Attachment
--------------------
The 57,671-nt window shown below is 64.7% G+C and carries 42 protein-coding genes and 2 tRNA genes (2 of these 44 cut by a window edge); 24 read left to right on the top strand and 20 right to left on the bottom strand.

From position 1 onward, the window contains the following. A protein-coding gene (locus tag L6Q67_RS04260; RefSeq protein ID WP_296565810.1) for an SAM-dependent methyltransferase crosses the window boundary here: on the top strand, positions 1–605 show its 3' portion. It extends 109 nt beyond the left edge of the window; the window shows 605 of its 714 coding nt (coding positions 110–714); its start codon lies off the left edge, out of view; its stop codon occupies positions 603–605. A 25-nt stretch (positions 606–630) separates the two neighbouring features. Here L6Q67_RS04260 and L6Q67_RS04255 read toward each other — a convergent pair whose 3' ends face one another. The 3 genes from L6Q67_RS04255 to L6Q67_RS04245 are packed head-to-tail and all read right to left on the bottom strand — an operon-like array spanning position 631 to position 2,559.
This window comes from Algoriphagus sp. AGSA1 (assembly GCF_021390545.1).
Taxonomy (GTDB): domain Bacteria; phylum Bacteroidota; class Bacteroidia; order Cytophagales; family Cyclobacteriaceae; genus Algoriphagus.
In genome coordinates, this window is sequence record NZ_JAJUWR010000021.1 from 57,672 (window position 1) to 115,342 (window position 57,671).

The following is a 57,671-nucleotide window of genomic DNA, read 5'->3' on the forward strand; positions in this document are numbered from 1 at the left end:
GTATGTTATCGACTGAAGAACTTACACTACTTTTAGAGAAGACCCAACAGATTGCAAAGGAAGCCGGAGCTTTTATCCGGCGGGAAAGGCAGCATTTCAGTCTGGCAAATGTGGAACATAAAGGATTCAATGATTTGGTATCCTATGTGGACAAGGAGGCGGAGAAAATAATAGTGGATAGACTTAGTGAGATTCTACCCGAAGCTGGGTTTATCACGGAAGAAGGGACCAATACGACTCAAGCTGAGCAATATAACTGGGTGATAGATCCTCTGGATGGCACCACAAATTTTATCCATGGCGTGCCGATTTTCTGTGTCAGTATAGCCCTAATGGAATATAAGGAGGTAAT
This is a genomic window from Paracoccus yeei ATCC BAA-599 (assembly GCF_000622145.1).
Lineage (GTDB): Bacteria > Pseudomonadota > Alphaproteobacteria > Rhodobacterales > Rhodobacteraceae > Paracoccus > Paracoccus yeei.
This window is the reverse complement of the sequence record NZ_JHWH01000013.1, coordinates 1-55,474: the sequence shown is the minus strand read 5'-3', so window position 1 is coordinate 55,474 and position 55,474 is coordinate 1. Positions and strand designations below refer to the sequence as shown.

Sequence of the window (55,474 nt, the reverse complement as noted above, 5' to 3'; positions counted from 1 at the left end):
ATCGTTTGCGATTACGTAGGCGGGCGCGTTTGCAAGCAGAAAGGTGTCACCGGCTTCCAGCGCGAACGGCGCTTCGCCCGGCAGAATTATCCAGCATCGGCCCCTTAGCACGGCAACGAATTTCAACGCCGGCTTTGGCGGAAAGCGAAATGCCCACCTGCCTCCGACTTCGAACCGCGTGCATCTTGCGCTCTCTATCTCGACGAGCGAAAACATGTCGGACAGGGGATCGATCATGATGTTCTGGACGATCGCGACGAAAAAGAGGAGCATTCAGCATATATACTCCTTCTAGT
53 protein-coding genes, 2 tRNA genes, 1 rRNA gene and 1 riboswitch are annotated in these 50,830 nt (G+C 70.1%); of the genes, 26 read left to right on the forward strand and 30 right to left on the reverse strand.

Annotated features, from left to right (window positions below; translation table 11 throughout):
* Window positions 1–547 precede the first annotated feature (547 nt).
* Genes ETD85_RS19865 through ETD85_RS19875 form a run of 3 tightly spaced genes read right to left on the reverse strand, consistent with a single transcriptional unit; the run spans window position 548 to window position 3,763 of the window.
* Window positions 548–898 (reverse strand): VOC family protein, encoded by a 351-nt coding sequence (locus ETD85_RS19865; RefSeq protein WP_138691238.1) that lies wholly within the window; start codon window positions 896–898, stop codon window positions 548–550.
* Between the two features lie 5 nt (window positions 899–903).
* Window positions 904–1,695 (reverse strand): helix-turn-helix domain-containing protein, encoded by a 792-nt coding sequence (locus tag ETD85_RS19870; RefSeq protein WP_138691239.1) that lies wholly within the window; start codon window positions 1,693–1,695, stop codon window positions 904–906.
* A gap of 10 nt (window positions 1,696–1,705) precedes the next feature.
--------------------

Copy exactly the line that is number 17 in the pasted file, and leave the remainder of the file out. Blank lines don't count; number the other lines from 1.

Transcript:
* Window positions 548–898 (reverse strand): VOC family protein, encoded by a 351-nt coding sequence (locus ETD85_RS19865; RefSeq protein WP_138691238.1) that lies wholly within the window; start codon window positions 896–898, stop codon window positions 548–550.